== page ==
4. Glencore did not however claim that sum. Instead it claimed the higher sum of USD 11 million, being the difference between the contract price and the price which the fuel would have commanded if it had been delivered in June when the contract was finally terminated.
  5. The Judge did not award the USD 11 million claimed. Instead he awarded USD 8.6m.  He accepted that, in closing out its hedges, Glencore had established its loss, commenting “I agree with Transworld that the position as regards the hedges is not res inter alios acta, nor is it equivalent to insurance.  Hedging is on the evidence an integral part of the business by which Glencore entered into the contract for the purchase of oil, and since the losing out on an early termination established a lower loss than would otherwise have been incurred, that has to be taken into account when determining the loss.”  The decision is a surprising one and may be thought incorrect, for it prefers as the measure of damages a loss based on hedging rather than the loss which arose out of the physical contract that was broken.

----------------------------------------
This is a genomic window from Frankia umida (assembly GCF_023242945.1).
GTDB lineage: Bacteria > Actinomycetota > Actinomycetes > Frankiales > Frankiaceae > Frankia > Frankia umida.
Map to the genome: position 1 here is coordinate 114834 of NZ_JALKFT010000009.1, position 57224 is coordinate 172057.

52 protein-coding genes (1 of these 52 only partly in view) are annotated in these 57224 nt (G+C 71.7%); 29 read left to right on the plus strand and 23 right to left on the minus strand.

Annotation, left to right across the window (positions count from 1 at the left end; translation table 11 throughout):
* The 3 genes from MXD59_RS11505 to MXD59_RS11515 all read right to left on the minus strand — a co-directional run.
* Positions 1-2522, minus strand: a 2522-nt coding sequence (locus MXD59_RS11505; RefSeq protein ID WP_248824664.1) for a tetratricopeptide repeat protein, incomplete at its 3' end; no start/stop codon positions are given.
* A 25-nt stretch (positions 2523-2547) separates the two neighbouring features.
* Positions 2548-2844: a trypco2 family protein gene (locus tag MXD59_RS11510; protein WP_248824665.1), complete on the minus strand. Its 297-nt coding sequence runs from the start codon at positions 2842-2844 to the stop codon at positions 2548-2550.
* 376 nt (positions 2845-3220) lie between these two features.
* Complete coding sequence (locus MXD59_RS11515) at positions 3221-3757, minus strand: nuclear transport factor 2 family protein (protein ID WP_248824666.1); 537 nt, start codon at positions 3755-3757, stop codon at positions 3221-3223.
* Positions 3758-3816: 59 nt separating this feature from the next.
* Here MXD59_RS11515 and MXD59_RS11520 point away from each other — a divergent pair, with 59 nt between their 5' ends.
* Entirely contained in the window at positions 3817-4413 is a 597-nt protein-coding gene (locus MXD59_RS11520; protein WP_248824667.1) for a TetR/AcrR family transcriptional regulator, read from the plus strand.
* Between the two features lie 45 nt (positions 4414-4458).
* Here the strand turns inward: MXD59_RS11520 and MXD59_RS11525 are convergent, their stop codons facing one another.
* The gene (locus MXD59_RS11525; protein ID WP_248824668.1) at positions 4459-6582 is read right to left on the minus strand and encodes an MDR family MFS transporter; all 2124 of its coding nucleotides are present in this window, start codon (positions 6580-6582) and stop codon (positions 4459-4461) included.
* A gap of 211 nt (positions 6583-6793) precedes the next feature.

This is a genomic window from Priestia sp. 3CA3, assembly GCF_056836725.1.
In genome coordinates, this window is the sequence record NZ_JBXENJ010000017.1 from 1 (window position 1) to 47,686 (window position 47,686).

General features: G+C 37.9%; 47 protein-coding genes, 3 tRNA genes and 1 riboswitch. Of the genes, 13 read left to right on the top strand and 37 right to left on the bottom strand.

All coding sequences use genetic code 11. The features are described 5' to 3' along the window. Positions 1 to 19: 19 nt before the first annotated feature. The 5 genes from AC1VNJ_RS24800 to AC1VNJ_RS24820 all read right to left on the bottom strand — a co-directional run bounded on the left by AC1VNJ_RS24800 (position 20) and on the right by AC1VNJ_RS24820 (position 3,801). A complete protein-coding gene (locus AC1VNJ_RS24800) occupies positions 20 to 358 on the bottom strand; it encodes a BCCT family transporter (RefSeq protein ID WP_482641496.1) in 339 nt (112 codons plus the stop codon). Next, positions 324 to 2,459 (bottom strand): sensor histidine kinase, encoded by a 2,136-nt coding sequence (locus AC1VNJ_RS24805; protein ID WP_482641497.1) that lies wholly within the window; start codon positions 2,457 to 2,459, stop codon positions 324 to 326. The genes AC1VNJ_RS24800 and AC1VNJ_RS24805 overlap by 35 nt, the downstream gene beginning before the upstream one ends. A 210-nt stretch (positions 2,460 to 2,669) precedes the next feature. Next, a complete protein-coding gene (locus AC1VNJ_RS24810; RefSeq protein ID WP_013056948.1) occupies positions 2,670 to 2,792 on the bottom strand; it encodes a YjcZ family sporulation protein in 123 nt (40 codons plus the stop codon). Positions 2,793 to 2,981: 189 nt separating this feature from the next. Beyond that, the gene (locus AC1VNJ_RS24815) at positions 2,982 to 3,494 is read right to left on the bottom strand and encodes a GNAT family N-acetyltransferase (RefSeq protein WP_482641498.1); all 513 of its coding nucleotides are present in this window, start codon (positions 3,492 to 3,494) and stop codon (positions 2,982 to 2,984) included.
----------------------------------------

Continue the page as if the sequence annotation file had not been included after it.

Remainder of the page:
6. One important, outstanding question is whether the Judge’s remarks, which if correct point in favour of the recovery of hedging losses, can be transposed into the situation where there is an available market – notwithstanding the approach taken in Addax.

(b)     Hedging losses incurred due to steps taken in mitigation of loss

  1. Different considerations may apply where the losses in question result from hedging transactions entered into only after the breach has occurred, rather than at the time of the original transaction. There is one decision which concerns such a situation: Choil Trading SA v Sahara Energy Resources Ltd.[9]
  2. In this case, Choil was buying naphtha from Sahara, and was intending to on-sell to Petrogal. A quality defect was discovered on 28 August. Choil could not itself reject the goods, since it had purchased them on an “as is” basis. But it lost its purchaser, Petrogal, who could and did reject the goods.  The effect of being left with goods on its hands was to expose Choil to loss if the market price dropped.  It therefore began hedging to protect itself from price fluctuation. Eventually, Choil agreed a substitute on-sale contract with another party, Blue Ocean.
  3. In the meantime, the market price had risen. Hence, Choil was able to sell at a higher price to Blue Ocean than it had agreed with Petrogal – even with the quality defect.  Choil nevertheless suffered countervailing losses on its hedges. Sahara therefore argued that Choil had suffered no loss, since the price of the physical goods had actually risen.